Hey, I just read this from Zenit. I've been out of it for a couple of weeks (due to the death of my brother, a minor injury, and hubby whisking me away from it all.)
Bishop Guido Conforti is a favorite of mine. The Order that he founded, Xaverian Missionaries, ministers in my parish, and I've got to know them. In fact, my very, best, favorite priest in the whole wide world, is Fr. Aniello Salicone, sx. They're whom I think of when missionaries are mentioned. I love these guys and Bl. Guido Conforti's prayer is one of my favorites:
May you focus your life in Jesus. May Jesus always be present in your thoughts and heart, in every encounter, with every person and place. In Omnibus Christus.
I am very happy that Bishop Conforti is to be canonized. This is a blessing. Deo Gratias.
Missions and Social Work
Benedict XVI will lead an Ordinary Public Consistory on Monday to vote on the canonization of three Church blesseds -- two Italians and one Spanish -- who are testimonies to the Church's social and missionary outreach.
The Pope signed a decree in December that advanced their cause toward canonization.
Blessed Guido Maria Conforti (1865-1931) had wanted to follow the example of St. Francis Xavier, the Jesuit who took the message of Christ to Asia. But he was unable to travel to the mission fields for health reasons, so instead he founded the Society of St. Francis Xavier for Foreign Missions (also known as the Xaverian missionaries).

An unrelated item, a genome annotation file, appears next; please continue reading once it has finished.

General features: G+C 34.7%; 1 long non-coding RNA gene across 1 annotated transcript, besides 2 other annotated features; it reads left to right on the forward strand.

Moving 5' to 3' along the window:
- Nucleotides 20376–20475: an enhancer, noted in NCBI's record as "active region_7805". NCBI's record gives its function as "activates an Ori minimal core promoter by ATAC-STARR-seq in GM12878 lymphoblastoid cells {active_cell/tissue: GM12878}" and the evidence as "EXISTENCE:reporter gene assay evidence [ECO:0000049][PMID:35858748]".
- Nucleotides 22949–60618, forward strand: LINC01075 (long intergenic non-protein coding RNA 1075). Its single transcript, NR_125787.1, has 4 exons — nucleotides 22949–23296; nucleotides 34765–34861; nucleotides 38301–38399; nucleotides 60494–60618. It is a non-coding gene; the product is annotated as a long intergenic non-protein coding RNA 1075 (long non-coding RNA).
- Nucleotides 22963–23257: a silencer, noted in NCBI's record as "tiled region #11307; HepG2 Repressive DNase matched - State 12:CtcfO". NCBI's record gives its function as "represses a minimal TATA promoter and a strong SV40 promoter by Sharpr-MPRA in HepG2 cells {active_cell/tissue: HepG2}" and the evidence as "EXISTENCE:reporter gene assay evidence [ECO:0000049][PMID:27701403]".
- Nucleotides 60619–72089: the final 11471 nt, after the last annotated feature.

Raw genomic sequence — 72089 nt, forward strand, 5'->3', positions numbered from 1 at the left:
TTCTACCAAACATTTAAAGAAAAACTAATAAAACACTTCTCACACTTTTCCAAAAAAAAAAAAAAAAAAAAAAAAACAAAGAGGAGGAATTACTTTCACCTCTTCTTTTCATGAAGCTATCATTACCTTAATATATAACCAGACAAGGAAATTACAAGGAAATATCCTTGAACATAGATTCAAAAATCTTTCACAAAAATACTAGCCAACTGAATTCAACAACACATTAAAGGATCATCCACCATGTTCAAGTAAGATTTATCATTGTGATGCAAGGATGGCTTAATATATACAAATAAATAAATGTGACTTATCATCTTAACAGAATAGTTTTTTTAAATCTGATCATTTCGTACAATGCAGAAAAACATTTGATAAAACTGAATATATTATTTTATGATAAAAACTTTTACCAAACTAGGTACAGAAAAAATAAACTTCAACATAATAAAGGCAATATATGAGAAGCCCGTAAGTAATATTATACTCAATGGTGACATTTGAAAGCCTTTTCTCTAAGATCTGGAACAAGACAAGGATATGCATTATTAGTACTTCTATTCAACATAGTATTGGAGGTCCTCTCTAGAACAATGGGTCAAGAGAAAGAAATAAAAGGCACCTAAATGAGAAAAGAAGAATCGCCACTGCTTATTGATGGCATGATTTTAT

He was made Bishop of Ravenna at the young age of 37 and became Archbishop of Parma in 1907, where he stayed for almost 25 years. As bishop, he also continued to guide the society he founded, and in 1912 had the joy of consecrating one of his missionaries, Father Luigi Calza, as Bishop of Cheng-Chow.
Blessed Conforti travelled to China in 1928, but was taken ill after his trip and died, after a long illness, in 1931. John Paul II beatified him on March 17, 1995.
Don Luigi Guanella (1842-1915), was a priest who founded two congregations, both of which helped the marginalized during the industrial revolution: the Servants of Charity and the Institute of the Daughters of St. Mary of Providence. A great friend of Don Bosco, he wanted to join the Salesians, but instead was recalled to the diocese by the Bishop of Como.
For years, he was subject to misunderstanding, persecution and other obstacles but a turning point came when he was when he sent to the parish of Pianello where he met five religious prepared to undertake any service in Italy and abroad. This later gave rise to the two congregations he founded.
His apostolate to the poor made him a friend of Pope Saint Pius X who offered him much assistance. Blessed Guanella left a large legacy in Rome including the home of St. Pius X on the Janiculum hill where the Guanellian nuns care for elderly and disabled, the "St. Joseph" house on Via Aurelia Antica, and the parish of St. Joseph Cottolengo -- all of them visited by Pope John Paul II. He died Oct. 24, 1915, and Pope Paul VI beatified him on Oct. 25, 1964.
Lastly, the Pope will canonize Blessed Bonifacia Rodríguez de Castro (1837-1905), a nun from Salamanca in Spain who worked for the social advancement of women workers. She founded the Congregation of the Sisters of St. Joseph, and created the "Nazareth workshop" to help poor or unemployed women.
Like many founders of religious institutes, Mother Bonifacia faced strong hostility and at one point was excluded from her own congregation, after which she founded the workshop, which she managed almost until her death in 1905.
The Vatican is expected to reveal the date of the three blesseds' canonizations after the consistory on Feb. 21.